Please go to this link: https://justice4allkuantan.wordpress.com/2008/10/25/invitation-public-forum-the-isa-and-the-police-reform-process-whats-next-after-pak-lah/
To sin by silence when we should protest makes cowards of people - Emily Cox

Siphoning EPF money

On 'Why should Valuecap borrow from EPF?' Syed Shahir Syed Mohamud: MTUC condemns the government's move to bail out Valuecap to support the local stock market using RM5 billion from EPF, as the provident fund is the custodian of the workers' money and not some sort of ‘automated teller machine' for the government.
If at all the EPF were to lend its money to the government, it has to be under the condition that there be transparency and accountability in the activities for which the money has been purposed. We want to know who is doing what with the money that belongs to the workers. This is the hard-earned money of the workers, their retirement plan. How is this bailout plan going to benefit the workers? We also question the reason for this bailout. If the economic fundamentals in Malaysia are strong and reserves sufficient as has been stated several times by the government, then why is there a need to offer so much money to the GLCs? Second Finance Minister Nor Mohamed Yakcop should prove how the EPF would profit from this loan. Bernama had reported that Nor had given the assurance that the loan given out by EPF would reap profits for the fund judging from Valuecap's past performance. But where is the paperwork and calculations to show that this move will benefit the EPF? MTUC is concerned that the loan might be mismanaged or misused and this, in turn, would affect the returns for the contributors. Mere assurances are not enough. We want to proof that this RM5 billion will not go down the drain. (The writer is president, MTUC). Sharyn: The government wants to use our pension money to prop up the Malaysian stock market which is the playing field of the rich people. If so, the government must ensure that the EPF account holders - who are predominantly the poor to average citizens of Malaysia - be guaranteed all of our pension money with a compound 8% growth (interest). It's so selfish and sick of the government to use the poor's pension money to help the rich to make more money with all the risks taken by the poor/average citizen. We can better use the RM% billion loans to Valuecap for our children's education, shelter, medical bills etc. Why not get those rich people to prop up the share market instead? Why should they park their money overseas and gamble with our EPF money instead? Kumar14: Who is behind this Valuecap organisation? Why suddenly, this separate entity is allowed to access funds from the EPF? Are they capable enough to handle it or is it just another desperate and blind move? It has been a very infamous trend where the people's funds are channeled to a company for investment purposes and suddenly POP! the funds disappear and there is nobody to be held responsible but a RM2 shell company. Charge who? Sue whom? The RM2 company (just a registered name)? We have seen this many times. People in power and with connections allow such things to go through and reap/rob the people's wealth and then blame it on organisations which actually don't exist. What if a lot of EPF funds are looted via such scams and nobody is to be pointed at? Where will the government get the funds to replenish the EPF? The people are very bored, disappointed, angry and frustrated at seeing all these dumb and unaccounted for measures being allowed by the government with lame excuses. Please, somebody verify the true purpose, integrity and capability of anybody attempting to use the people's fund.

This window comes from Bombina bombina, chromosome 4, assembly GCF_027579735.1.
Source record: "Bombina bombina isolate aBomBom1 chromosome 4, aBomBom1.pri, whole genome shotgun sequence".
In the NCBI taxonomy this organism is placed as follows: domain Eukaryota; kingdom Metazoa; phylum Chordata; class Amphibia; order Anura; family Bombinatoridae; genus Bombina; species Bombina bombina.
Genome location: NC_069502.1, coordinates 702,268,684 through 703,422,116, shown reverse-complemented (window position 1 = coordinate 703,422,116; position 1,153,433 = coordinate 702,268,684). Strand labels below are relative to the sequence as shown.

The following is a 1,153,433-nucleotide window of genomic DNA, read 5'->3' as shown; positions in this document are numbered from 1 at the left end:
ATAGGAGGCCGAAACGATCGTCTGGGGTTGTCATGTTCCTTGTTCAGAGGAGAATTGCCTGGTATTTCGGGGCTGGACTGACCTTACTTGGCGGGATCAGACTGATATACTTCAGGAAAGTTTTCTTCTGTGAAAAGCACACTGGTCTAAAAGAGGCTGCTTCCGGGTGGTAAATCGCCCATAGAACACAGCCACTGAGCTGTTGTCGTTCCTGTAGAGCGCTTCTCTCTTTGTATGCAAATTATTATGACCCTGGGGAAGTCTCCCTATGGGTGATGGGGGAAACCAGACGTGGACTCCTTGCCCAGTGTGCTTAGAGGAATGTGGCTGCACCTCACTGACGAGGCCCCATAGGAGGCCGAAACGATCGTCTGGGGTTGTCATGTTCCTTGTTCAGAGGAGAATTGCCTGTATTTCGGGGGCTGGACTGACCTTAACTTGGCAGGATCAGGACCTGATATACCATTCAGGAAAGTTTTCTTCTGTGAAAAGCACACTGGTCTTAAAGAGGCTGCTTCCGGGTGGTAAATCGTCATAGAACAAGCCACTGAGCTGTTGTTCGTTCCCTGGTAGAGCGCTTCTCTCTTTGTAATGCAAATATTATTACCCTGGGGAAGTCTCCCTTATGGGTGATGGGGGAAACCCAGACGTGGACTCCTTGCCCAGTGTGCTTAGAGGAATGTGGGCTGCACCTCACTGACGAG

Raja Petra

Photobucket Ihsan dari blog Go!Malaysian http://gomalaysian.blogspot.com/

ANWAR IBRAHIM

A prosperous future is indivisible from a firm commitment to the principles of distributive justice, the rule of law and a profound respect for human rights.